It was the twenty-fifth annual meeting of its kind held in Japan, which acquired a particular importance against the backdrop of the 70th anniversary of the atomic bombings of Hiroshima and Nagasaki, and the founding of the United Nations.“In order to achieve a world free of nuclear weapons, it is extremely important for political leaders, young people and others worldwide to visit Hiroshima and Nagasaki and see for themselves the reality of atomic bombings. Through this, I am convinced that we will be able to share our aspirations for a world free of nuclear weapons” – Fumio Kishida, Japanese Foreign Minister

Summing up the deliberations, UNRCPD Director Yuriy Kryvonos said the discussions on “the opportunities and challenges in nuclear disarmament and non-proliferation” had been “candid and dynamic”.

The Treaty on the Non-Proliferation of Nuclear Weapons (NPT) Review Conference from Apr. 27 to May 22 at the U.N. headquarters drew the focus in presentations and panel discussions.

Ambassador Taous Feroukhi of Algeria, who presided over the NPT Review Conference, explained at length why the gathering had failed to agree on a universally acceptable draft final text, despite a far-reaching consensus on a wide range of crucial issues: refusal of the United States, Britain and Canada to accept the proposal for convening a conference by Mar. 1, 2016, for a Middle East Zone Free of Weapons of Mass Destruction (WMDs).

Addressing the issue, Japan’s Foreign Minister Fumio Kishida joined several government officials and experts in expressing his regrets that the draft final document was not adopted due to the issue of WMDs.

Kishida noted that the failure to establish a new Action Plan at the Review Conference had led to a debate over the viability of the NPT. “However,” he added, “I would like to make one thing crystal clear. The NPT regime has played an extremely important role for peace and stability in the international community; a role that remains unchanged even today.”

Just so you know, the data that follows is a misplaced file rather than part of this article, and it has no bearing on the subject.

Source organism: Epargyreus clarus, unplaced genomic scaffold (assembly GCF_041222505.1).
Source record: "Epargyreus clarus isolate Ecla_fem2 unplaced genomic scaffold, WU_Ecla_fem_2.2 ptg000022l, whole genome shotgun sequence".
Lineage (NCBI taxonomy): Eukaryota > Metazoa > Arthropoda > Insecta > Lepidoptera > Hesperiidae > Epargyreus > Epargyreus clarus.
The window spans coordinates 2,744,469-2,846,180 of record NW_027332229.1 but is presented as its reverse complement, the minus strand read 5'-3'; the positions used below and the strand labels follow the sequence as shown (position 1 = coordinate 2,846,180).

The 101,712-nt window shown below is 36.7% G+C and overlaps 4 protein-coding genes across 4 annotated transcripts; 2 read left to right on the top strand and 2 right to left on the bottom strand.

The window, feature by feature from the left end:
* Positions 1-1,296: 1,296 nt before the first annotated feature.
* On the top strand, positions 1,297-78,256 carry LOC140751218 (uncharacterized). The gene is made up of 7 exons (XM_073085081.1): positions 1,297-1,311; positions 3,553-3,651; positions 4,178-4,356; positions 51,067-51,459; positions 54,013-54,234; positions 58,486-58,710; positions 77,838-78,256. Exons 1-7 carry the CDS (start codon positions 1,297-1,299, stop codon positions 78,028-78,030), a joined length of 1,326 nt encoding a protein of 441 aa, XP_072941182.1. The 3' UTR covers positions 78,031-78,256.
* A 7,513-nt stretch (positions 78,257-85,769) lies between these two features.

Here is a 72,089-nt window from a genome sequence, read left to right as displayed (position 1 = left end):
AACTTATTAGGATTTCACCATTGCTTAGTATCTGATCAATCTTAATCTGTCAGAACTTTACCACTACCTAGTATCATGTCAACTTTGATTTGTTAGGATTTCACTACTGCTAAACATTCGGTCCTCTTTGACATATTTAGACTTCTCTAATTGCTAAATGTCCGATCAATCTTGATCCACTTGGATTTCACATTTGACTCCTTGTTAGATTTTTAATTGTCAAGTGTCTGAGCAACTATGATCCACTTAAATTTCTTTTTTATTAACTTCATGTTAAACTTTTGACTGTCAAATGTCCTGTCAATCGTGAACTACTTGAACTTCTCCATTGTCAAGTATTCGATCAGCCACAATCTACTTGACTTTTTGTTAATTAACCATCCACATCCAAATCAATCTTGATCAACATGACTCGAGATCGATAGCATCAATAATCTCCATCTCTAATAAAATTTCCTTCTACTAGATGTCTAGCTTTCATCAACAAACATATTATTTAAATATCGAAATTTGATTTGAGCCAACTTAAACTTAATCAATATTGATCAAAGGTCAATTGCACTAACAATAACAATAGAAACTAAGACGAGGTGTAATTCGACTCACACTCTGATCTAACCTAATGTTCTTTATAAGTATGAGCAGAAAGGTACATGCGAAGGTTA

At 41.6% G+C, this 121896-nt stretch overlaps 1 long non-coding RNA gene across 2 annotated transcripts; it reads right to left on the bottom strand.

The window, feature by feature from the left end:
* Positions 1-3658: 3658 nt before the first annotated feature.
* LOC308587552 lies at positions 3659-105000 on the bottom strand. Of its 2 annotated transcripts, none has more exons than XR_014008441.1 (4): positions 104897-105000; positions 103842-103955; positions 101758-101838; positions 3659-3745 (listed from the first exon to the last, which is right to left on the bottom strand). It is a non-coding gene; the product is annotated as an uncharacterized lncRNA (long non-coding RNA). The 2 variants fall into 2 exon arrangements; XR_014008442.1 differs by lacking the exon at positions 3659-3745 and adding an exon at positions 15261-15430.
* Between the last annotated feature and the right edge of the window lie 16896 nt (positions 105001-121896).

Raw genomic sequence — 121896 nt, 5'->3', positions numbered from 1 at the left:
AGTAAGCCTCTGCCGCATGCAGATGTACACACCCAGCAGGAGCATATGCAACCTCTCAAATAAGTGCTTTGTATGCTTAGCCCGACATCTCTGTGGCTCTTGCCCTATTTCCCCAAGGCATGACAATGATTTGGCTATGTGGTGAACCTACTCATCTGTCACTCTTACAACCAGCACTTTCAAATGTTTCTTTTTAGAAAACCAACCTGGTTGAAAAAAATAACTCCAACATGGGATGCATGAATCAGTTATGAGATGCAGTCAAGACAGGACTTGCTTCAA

The Hiroshima conference not only discussed divergent views on measures to preserve the effective implementation of the NPT, but also the role of the yet-to-be finalised Comprehensive Test Ban Treaty (CTBT) in achieving the goal of elimination of nuclear weapons, humanitarian consequences of the use of atomic weapons, and the significance of nuclear weapon free zones (NWFZs) for strengthening the non-proliferation regime and nuclear disarmament.

Speakers attached particular attention to the increasing role of local municipalities, civil society and nuclear disarmament education, including testimonies from ‘hibakusha’ (survivors of atomic bombings mostly in their 80s and above) in consolidating common understanding of the threat posed by nuclear weapons for people from all countries around the world regardless whether or not their governments possess nuclear weapons.

UNRCPD Director Kryvonos said the Hiroshima conference had given “a good start for searching new fresh ideas on how we should move towards our goal – protecting our planet from a risk of using nuclear weapons.”

Hiroshima Prefecture Governor Hidehiko Yuzaki, the city’s Mayor Karzumi Matsui – son of a ‘hibakusha’ father and president of the Mayors for Peace organisation comprising 6,779 cities in 161 countries and regions – as well as his counterpart from Nagasaki, Tomihisa Taue, pleaded for strengthening a concerted campaign for a nuclear free world. Taue is also the president of the National Council of Japan’s Nuclear-Free Local Authorities.

Hiroshima and Nagasaki city leaders welcomed suggestions for a nuclear disarmament summit next year in Hiroshima, which they said would lend added thrust to awareness raising for a world free of nuclear weapons.

Though foreign ministry officials refused to identify themselves publicly with the proposal, Japan’s Foreign Minister Fumio Kishida, who hails from Hiroshima, emphasised the need for nuclear-weapon and non-nuclear weapon states to “work together in steadily advancing practical and concrete measures in order to make real progress in nuclear disarmament.”

Kishida said that Japan will submit a “new draft resolution on the total elimination of nuclear weapons” to the forthcoming meeting of the U.N. General Assembly. Such a resolution, he said, was “appropriate to the 70th year since the atomic bombings and could serve as guidelines for the international community for the next five years, on the basis of the Review Conference”.

The next NPT Review Conference is expected to be held in 2020.

Mayors for Peace has launched a 2020 Vision Campaign as the main vehicle for advancing their agenda – a nuclear-weapon-free world by the year 2020.